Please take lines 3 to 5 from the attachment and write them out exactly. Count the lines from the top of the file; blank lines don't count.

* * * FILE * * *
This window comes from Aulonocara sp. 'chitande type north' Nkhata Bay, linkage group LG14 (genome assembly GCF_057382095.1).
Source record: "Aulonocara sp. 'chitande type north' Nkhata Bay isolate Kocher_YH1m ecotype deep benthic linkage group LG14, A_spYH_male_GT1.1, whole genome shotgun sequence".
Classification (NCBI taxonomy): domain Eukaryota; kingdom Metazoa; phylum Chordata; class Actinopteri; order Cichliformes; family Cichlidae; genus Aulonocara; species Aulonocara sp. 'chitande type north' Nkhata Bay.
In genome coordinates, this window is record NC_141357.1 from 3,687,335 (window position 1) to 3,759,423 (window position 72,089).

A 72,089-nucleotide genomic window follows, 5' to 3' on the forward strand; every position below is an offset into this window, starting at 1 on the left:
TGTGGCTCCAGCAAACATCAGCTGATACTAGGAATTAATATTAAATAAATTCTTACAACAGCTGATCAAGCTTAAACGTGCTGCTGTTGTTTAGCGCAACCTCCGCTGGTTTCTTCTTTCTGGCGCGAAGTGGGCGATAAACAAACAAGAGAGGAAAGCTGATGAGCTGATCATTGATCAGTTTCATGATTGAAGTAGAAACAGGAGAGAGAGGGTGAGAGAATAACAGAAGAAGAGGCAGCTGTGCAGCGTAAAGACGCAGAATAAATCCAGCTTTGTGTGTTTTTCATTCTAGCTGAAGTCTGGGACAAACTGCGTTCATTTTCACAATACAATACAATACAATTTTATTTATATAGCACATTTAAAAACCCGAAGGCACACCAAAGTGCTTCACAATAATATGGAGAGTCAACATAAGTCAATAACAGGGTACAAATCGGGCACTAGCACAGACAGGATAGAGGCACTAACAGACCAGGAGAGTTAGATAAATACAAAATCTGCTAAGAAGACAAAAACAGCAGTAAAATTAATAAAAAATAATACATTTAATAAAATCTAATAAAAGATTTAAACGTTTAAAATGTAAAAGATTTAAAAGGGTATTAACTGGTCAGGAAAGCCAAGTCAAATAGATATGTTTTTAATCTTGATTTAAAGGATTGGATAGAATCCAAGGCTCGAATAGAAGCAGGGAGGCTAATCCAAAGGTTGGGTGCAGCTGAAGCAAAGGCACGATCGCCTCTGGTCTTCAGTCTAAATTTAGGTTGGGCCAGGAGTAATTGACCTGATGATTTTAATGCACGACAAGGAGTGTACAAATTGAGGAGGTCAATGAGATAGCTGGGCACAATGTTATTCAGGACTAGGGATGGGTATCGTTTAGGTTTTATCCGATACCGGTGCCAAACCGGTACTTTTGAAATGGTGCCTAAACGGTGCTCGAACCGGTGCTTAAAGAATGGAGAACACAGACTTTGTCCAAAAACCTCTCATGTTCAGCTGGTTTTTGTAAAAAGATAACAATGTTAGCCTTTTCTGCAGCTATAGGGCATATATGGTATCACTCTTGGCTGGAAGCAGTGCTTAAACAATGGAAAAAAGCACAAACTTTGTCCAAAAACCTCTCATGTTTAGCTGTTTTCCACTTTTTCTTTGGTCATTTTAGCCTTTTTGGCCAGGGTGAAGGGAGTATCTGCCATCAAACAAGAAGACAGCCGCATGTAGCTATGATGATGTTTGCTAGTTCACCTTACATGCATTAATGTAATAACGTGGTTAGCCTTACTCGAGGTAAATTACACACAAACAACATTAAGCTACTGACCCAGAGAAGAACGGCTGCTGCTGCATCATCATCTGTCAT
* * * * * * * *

Classification (NCBI taxonomy): domain Eukaryota; kingdom Metazoa; phylum Chordata; class Actinopteri; order Cichliformes; family Cichlidae; genus Aulonocara; species Aulonocara sp. 'chitande type north' Nkhata Bay.
In genome coordinates, this window is record NC_141357.1 from 3,687,335 (window position 1) to 3,759,423 (window position 72,089).

A 72,089-nucleotide genomic window follows, 5' to 3' on the forward strand; every position below is an offset into this window, starting at 1 on the left: